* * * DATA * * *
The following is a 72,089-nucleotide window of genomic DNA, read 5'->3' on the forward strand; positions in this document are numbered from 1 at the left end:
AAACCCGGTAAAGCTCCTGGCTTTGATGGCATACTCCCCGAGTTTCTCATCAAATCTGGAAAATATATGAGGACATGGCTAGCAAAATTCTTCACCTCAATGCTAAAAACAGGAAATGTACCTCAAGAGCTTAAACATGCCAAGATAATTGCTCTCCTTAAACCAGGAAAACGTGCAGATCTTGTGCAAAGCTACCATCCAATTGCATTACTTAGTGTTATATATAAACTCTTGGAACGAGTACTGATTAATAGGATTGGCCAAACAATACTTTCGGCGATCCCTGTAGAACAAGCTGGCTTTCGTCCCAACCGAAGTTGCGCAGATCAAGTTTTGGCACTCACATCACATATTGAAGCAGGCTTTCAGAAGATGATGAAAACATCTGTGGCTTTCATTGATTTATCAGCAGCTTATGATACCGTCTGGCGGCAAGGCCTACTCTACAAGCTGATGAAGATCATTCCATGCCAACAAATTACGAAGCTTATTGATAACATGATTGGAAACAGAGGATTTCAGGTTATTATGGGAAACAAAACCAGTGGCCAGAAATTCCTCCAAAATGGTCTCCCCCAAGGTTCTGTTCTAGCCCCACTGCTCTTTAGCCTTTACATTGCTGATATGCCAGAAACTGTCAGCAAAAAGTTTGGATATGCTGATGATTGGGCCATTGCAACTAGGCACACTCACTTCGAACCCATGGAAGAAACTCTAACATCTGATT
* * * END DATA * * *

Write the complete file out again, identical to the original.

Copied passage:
The following is a 72,089-nucleotide window of genomic DNA, read 5'->3' on the forward strand; positions in this document are numbered from 1 at the left end:
AAACCCGGTAAAGCTCCTGGCTTTGATGGCATACTCCCCGAGTTTCTCATCAAATCTGGAAAATATATGAGGACATGGCTAGCAAAATTCTTCACCTCAATGCTAAAAACAGGAAATGTACCTCAAGAGCTTAAACATGCCAAGATAATTGCTCTCCTTAAACCAGGAAAACGTGCAGATCTTGTGCAAAGCTACCATCCAATTGCATTACTTAGTGTTATATATAAACTCTTGGAACGAGTACTGATTAATAGGATTGGCCAAACAATACTTTCGGCGATCCCTGTAGAACAAGCTGGCTTTCGTCCCAACCGAAGTTGCGCAGATCAAGTTTTGGCACTCACATCACATATTGAAGCAGGCTTTCAGAAGATGATGAAAACATCTGTGGCTTTCATTGATTTATCAGCAGCTTATGATACCGTCTGGCGGCAAGGCCTACTCTACAAGCTGATGAAGATCATTCCATGCCAACAAATTACGAAGCTTATTGATAACATGATTGGAAACAGAGGATTTCAGGTTATTATGGGAAACAAAACCAGTGGCCAGAAATTCCTCCAAAATGGTCTCCCCCAAGGTTCTGTTCTAGCCCCACTGCTCTTTAGCCTTTACATTGCTGATATGCCAGAAACTGTCAGCAAAAAGTTTGGATATGCTGATGATTGGGCCATTGCAACTAGGCACACTCACTTCGAACCCATGGAAGAAACTCTAACATCTGATT